AI-driven robots can now be found everywhere — but they’re often annoying. Will they ever evolve grace and consciousness?

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Cog was a humanoid robot designed by Rodney Brooks's group at MIT as a platform to study robot cognition. It could track faces, grasp objects, and, perhaps most famously, play with a Slinky. Credit: Robots.org
Cog was a humanoid robot designed by Rodney Brooks's group at MIT as a platform to study robot cognition. It could track faces, grasp objects, and, perhaps most famously, play with a Slinky. Credit: Robots.org

With AI, engineers had typically used a top-down approach to programming, as though they were gods making creatures in their image.

But evolution depends on bottom-up strategies—single-cell organisms develop into complex, multicellular creatures—which [MIT’s Rodney] Brooks came to see as more effective.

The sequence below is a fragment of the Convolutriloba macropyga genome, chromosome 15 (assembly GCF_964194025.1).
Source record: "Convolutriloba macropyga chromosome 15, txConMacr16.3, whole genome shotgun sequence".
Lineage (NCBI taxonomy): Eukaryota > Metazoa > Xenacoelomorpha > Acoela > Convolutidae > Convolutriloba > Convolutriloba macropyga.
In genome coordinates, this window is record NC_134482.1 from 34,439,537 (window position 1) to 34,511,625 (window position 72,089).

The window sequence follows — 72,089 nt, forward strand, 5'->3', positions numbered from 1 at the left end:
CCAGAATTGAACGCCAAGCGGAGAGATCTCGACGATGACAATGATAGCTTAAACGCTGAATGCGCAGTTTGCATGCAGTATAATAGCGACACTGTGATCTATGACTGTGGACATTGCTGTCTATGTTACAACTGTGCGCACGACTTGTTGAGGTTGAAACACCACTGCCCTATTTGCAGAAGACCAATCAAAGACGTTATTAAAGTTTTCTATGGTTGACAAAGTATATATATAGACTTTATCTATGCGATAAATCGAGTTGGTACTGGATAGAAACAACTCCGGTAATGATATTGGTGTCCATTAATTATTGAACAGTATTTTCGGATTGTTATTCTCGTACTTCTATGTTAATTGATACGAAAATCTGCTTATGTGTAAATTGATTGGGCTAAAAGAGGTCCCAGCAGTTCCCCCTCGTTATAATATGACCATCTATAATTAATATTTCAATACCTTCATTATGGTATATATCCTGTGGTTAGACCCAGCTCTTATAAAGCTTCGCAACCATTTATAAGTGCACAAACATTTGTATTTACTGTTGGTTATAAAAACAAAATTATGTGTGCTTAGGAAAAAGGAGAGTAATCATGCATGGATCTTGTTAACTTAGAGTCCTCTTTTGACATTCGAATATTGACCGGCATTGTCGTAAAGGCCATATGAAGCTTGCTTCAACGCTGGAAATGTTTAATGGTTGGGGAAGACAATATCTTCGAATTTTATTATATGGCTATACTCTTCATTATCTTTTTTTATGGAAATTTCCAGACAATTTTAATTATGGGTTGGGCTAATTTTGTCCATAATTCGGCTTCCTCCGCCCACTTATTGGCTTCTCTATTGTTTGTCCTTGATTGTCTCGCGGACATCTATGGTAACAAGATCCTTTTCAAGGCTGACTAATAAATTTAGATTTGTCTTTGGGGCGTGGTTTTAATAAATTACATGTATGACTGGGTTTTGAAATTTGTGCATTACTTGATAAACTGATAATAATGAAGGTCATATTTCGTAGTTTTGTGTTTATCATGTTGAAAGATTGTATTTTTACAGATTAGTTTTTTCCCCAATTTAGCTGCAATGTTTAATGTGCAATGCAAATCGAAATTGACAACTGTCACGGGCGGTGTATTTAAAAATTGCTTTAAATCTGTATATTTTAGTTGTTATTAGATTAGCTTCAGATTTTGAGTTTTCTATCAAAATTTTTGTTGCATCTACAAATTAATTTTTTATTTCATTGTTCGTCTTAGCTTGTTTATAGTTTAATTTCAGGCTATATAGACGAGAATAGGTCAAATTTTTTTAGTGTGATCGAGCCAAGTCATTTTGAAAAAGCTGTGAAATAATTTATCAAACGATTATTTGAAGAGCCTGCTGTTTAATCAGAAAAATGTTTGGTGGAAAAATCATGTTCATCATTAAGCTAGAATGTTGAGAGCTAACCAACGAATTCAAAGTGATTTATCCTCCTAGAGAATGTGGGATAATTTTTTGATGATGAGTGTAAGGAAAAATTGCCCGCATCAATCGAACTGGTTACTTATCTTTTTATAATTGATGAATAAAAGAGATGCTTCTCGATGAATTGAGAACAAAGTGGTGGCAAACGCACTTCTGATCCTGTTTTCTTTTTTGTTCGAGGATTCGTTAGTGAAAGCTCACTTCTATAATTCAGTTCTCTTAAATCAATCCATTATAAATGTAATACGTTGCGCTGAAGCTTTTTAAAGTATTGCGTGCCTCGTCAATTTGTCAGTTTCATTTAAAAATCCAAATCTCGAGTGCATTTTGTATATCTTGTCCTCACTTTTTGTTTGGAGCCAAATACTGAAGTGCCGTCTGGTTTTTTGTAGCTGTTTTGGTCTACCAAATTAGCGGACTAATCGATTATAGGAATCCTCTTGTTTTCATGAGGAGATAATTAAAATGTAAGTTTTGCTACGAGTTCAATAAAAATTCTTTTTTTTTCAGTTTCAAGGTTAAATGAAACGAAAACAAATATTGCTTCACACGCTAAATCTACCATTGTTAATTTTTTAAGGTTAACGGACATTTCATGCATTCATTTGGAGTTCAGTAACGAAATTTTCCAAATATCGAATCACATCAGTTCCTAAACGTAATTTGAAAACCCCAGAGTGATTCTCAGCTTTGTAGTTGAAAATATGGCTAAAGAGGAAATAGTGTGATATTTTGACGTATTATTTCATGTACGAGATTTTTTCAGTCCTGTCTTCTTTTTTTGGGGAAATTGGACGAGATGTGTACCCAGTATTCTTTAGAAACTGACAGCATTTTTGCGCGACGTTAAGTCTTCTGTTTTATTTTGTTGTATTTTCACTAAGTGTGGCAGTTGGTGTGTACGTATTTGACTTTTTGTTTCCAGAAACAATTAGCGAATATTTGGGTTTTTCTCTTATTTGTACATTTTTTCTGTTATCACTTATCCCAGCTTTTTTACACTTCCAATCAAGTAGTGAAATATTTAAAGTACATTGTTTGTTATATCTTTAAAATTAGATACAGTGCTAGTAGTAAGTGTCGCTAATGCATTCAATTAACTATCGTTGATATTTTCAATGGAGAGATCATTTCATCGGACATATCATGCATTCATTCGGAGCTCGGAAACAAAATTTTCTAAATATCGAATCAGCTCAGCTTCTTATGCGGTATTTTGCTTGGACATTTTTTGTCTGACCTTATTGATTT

The machine was just a torso without legs, but it convincingly resembled a human upper body, complete with a head, a neck, shoulders, and arms.

He named it Cog. It was equipped with over 20 actuated joints, plus microphones and sensors that allowed it to distinguish between sound, color, and movement.

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Cog lacked central control and was instead programmed with a series of basic drives. The idea was that through social interaction, and with the help of learning algorithms, the machine would develop more complex behaviors and perhaps even the ability to speak.

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Over the years that Brooks and his team worked on Cog, the machine achieved some remarkable behaviors. It learned to recognize faces and make eye contact with humans. It could throw and catch a ball, point at things, and play with a Slinky.

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